Reports Clifford J. Levy in today’s New York Times, there’s very little throwing down of gauntlets these days on Throw Down the Gauntlet and other political talk shows on Russian TV (“all the major national and regional networks are now owned by the government or its allies).” Further:
Senior government officials deny the existence of a stop list, saying that people hostile to the Kremlin do not appear on TV simply because their views are not newsworthy.
In interviews, journalists said that they did not believe the Kremlin kept an official master stop list but that the networks kept their own, and that they all operated under an informal stop list— an understanding of the Kremlin’s likes and dislikes.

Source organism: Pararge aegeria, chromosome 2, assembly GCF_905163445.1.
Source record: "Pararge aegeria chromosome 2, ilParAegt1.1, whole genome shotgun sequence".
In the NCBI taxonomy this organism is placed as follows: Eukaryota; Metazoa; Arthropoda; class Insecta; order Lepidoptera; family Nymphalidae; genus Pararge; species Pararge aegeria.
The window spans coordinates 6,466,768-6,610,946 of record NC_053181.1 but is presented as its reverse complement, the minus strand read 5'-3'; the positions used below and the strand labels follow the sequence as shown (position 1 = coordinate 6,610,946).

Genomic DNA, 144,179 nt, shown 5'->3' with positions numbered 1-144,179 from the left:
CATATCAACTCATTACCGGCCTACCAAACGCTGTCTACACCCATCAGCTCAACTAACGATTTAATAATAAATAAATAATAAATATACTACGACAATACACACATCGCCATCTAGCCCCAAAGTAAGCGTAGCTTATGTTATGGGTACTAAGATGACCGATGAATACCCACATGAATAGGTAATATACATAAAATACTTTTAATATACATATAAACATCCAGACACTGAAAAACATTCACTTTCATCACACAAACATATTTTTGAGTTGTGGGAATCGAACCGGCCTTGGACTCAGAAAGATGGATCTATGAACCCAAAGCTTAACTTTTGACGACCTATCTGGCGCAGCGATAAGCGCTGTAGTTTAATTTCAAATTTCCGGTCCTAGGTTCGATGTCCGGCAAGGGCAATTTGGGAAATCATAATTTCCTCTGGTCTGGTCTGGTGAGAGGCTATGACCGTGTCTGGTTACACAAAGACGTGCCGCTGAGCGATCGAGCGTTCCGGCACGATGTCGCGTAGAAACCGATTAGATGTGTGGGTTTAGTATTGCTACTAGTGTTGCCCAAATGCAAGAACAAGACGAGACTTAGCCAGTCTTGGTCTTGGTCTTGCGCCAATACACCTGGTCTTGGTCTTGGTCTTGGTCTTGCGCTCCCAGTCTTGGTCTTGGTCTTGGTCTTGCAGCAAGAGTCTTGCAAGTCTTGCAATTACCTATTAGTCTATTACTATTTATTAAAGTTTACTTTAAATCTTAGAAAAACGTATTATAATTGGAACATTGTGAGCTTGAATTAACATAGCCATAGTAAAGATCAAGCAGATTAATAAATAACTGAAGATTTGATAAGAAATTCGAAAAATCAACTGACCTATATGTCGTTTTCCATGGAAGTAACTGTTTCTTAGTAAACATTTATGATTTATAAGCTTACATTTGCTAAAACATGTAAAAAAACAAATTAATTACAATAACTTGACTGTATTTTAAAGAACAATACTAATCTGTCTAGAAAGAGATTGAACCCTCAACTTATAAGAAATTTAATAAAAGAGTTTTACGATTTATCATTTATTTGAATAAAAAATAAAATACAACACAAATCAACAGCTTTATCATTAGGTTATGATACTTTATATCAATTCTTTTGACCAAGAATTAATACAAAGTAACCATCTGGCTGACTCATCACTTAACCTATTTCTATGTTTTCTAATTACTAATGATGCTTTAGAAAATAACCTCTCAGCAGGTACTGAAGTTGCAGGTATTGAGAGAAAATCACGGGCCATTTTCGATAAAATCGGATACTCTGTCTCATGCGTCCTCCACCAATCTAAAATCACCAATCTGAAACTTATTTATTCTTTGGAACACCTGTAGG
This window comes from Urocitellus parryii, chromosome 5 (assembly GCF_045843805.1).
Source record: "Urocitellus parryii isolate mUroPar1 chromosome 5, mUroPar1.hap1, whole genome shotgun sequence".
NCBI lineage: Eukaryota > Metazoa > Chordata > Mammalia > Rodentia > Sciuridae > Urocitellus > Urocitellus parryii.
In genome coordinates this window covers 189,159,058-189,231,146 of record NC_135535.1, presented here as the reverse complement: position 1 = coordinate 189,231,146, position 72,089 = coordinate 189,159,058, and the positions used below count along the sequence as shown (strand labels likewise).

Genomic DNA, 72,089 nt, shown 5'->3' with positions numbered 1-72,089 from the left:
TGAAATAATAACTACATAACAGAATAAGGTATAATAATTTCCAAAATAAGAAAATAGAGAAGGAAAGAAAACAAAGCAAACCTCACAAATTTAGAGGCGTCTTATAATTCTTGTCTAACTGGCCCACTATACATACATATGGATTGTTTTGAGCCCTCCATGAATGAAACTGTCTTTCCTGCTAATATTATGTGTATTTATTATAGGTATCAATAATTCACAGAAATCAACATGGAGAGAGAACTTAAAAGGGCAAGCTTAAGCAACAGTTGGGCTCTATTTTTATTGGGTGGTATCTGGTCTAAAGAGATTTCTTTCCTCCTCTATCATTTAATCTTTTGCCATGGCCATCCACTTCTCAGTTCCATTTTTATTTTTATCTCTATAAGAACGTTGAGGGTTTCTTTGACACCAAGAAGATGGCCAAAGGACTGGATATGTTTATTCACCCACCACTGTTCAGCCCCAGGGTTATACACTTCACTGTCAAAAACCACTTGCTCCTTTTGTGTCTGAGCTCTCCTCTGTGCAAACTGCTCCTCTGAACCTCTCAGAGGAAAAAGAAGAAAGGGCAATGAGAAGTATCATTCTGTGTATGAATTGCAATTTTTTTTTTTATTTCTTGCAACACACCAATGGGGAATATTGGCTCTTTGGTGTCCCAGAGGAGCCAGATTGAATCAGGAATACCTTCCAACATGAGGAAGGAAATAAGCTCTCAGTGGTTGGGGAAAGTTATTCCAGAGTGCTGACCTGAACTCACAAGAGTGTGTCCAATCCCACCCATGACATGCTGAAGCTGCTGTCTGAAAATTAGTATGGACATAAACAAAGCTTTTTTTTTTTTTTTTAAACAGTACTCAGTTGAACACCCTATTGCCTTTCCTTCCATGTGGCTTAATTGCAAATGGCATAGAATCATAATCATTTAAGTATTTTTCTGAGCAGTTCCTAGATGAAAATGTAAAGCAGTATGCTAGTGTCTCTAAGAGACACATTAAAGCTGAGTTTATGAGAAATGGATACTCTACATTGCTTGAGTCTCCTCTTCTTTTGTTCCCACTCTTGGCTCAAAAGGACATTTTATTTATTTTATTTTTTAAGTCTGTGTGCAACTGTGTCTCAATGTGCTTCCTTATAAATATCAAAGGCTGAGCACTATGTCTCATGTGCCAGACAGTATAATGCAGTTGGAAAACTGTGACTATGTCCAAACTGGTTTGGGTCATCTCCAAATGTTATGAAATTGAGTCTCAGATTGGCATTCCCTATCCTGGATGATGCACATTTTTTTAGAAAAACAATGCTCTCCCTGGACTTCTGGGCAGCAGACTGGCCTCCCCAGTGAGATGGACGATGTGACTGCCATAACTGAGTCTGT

An accompanying article consists of comments, translated from a Russian language blog run by the Times, from Russians reacting to Levy’s piece. Says “Marginov”:
I have long been irritated by the fact that the West harshly criticizes Russia, while easily forgiving itself. Censorship, or rather, self-censorship, is everywhere.
Liz Cox Barrett is a freelance writer and graphic designer in Kalispell, Montana. She worked as a newspaper journalist in Denver and Kalispell for 20 years.